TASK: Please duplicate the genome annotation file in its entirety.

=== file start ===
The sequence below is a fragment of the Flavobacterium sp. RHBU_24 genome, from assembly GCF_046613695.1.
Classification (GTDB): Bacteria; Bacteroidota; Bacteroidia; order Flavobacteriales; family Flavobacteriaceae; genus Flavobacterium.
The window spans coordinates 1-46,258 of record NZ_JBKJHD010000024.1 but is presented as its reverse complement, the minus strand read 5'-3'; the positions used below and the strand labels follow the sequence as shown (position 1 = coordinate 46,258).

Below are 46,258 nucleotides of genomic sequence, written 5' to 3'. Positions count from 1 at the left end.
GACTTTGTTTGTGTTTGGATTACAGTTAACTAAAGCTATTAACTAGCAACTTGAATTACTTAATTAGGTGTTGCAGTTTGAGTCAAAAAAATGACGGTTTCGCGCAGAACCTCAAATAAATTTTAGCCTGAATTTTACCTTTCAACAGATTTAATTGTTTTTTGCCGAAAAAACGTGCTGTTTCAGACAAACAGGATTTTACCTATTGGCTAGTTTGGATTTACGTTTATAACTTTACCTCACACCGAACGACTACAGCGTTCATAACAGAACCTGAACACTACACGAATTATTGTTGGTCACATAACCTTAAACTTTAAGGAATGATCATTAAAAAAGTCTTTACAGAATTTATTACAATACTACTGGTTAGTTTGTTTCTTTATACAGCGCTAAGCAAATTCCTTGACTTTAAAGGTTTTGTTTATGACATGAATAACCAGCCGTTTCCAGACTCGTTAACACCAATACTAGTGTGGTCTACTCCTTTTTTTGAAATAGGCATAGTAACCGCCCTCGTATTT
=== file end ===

The sequence below is a fragment of the Flavobacterium sp. RHBU_24 genome, from assembly GCF_046613695.1.
Classification (GTDB): Bacteria; Bacteroidota; Bacteroidia; order Flavobacteriales; family Flavobacteriaceae; genus Flavobacterium.
The window spans coordinates 1-46,258 of record NZ_JBKJHD010000024.1 but is presented as its reverse complement, the minus strand read 5'-3'; the positions used below and the strand labels follow the sequence as shown (position 1 = coordinate 46,258).

Below are 46,258 nucleotides of genomic sequence, written 5' to 3'. Positions count from 1 at the left end.
GACTTTGTTTGTGTTTGGATTACAGTTAACTAAAGCTATTAACTAGCAACTTGAATTACTTAATTAGGTGTTGCAGTTTGAGTCAAAAAAATGACGGTTTCGCGCAGAACCTCAAATAAATTTTAGCCTGAATTTTACCTTTCAACAGATTTAATTGTTTTTTGCCGAAAAAACGTGCTGTTTCAGACAAACAGGATTTTACCTATTGGCTAGTTTGGATTTACGTTTATAACTTTACCTCACACCGAACGACTACAGCGTTCATAACAGAACCTGAACACTACACGAATTATTGTTGGTCACATAACCTTAAACTTTAAGGAATGATCATTAAAAAAGTCTTTACAGAATTTATTACAATACTACTGGTTAGTTTGTTTCTTTATACAGCGCTAAGCAAATTCCTTGACTTTAAAGGTTTTGTTTATGACATGAATAACCAGCCGTTTCCAGACTCGTTAACACCAATACTAGTGTGGTCTACTCCTTTTTTTGAAATAGGCATAGTAACCGCCCTCGTATTT